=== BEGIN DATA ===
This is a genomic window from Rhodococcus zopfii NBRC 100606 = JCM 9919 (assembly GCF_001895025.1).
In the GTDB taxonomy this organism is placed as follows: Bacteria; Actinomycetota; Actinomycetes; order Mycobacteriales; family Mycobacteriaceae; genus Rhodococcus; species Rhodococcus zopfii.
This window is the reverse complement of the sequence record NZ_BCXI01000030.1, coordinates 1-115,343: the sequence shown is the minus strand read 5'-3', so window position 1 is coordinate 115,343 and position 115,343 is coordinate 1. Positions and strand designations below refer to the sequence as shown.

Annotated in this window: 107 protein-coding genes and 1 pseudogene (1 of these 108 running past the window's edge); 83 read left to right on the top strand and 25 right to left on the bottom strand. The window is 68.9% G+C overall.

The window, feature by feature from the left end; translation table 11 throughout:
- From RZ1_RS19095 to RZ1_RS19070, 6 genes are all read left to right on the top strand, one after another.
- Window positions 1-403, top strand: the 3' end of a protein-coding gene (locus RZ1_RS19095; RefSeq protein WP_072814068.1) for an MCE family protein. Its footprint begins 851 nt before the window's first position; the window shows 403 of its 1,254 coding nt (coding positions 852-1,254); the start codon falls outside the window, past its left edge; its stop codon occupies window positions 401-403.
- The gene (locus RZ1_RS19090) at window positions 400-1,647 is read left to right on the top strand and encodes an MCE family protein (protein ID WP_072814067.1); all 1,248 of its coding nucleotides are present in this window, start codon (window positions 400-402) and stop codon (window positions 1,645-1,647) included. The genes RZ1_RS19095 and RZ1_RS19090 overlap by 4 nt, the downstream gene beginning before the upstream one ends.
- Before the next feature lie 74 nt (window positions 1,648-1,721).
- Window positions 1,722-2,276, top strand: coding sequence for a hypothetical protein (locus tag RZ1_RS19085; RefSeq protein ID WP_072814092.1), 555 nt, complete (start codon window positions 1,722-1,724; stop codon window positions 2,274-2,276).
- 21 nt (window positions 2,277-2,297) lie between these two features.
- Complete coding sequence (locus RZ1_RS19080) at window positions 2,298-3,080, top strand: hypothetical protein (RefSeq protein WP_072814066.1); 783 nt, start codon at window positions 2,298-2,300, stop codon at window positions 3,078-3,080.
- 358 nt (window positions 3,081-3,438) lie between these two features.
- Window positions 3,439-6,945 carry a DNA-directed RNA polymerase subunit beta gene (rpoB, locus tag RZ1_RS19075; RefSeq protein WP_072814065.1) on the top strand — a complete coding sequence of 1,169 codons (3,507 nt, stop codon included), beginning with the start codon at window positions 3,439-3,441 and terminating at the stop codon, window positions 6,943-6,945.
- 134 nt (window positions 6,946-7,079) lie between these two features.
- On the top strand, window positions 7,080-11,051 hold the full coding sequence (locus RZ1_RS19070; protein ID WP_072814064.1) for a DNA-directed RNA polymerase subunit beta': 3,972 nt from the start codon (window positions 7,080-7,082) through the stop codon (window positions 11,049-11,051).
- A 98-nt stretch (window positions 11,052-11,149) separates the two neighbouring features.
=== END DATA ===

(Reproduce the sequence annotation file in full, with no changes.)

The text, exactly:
This is a genomic window from Rhodococcus zopfii NBRC 100606 = JCM 9919 (assembly GCF_001895025.1).
In the GTDB taxonomy this organism is placed as follows: Bacteria; Actinomycetota; Actinomycetes; order Mycobacteriales; family Mycobacteriaceae; genus Rhodococcus; species Rhodococcus zopfii.
This window is the reverse complement of the sequence record NZ_BCXI01000030.1, coordinates 1-115,343: the sequence shown is the minus strand read 5'-3', so window position 1 is coordinate 115,343 and position 115,343 is coordinate 1. Positions and strand designations below refer to the sequence as shown.

Annotated in this window: 107 protein-coding genes and 1 pseudogene (1 of these 108 running past the window's edge); 83 read left to right on the top strand and 25 right to left on the bottom strand. The window is 68.9% G+C overall.

The window, feature by feature from the left end; translation table 11 throughout:
- From RZ1_RS19095 to RZ1_RS19070, 6 genes are all read left to right on the top strand, one after another.
- Window positions 1-403, top strand: the 3' end of a protein-coding gene (locus RZ1_RS19095; RefSeq protein WP_072814068.1) for an MCE family protein. Its footprint begins 851 nt before the window's first position; the window shows 403 of its 1,254 coding nt (coding positions 852-1,254); the start codon falls outside the window, past its left edge; its stop codon occupies window positions 401-403.
- The gene (locus RZ1_RS19090) at window positions 400-1,647 is read left to right on the top strand and encodes an MCE family protein (protein ID WP_072814067.1); all 1,248 of its coding nucleotides are present in this window, start codon (window positions 400-402) and stop codon (window positions 1,645-1,647) included. The genes RZ1_RS19095 and RZ1_RS19090 overlap by 4 nt, the downstream gene beginning before the upstream one ends.
- Before the next feature lie 74 nt (window positions 1,648-1,721).
- Window positions 1,722-2,276, top strand: coding sequence for a hypothetical protein (locus tag RZ1_RS19085; RefSeq protein ID WP_072814092.1), 555 nt, complete (start codon window positions 1,722-1,724; stop codon window positions 2,274-2,276).
- 21 nt (window positions 2,277-2,297) lie between these two features.
- Complete coding sequence (locus RZ1_RS19080) at window positions 2,298-3,080, top strand: hypothetical protein (RefSeq protein WP_072814066.1); 783 nt, start codon at window positions 2,298-2,300, stop codon at window positions 3,078-3,080.
- 358 nt (window positions 3,081-3,438) lie between these two features.
- Window positions 3,439-6,945 carry a DNA-directed RNA polymerase subunit beta gene (rpoB, locus tag RZ1_RS19075; RefSeq protein WP_072814065.1) on the top strand — a complete coding sequence of 1,169 codons (3,507 nt, stop codon included), beginning with the start codon at window positions 3,439-3,441 and terminating at the stop codon, window positions 6,943-6,945.
- 134 nt (window positions 6,946-7,079) lie between these two features.
- On the top strand, window positions 7,080-11,051 hold the full coding sequence (locus RZ1_RS19070; protein ID WP_072814064.1) for a DNA-directed RNA polymerase subunit beta': 3,972 nt from the start codon (window positions 7,080-7,082) through the stop codon (window positions 11,049-11,051).
- A 98-nt stretch (window positions 11,052-11,149) separates the two neighbouring features.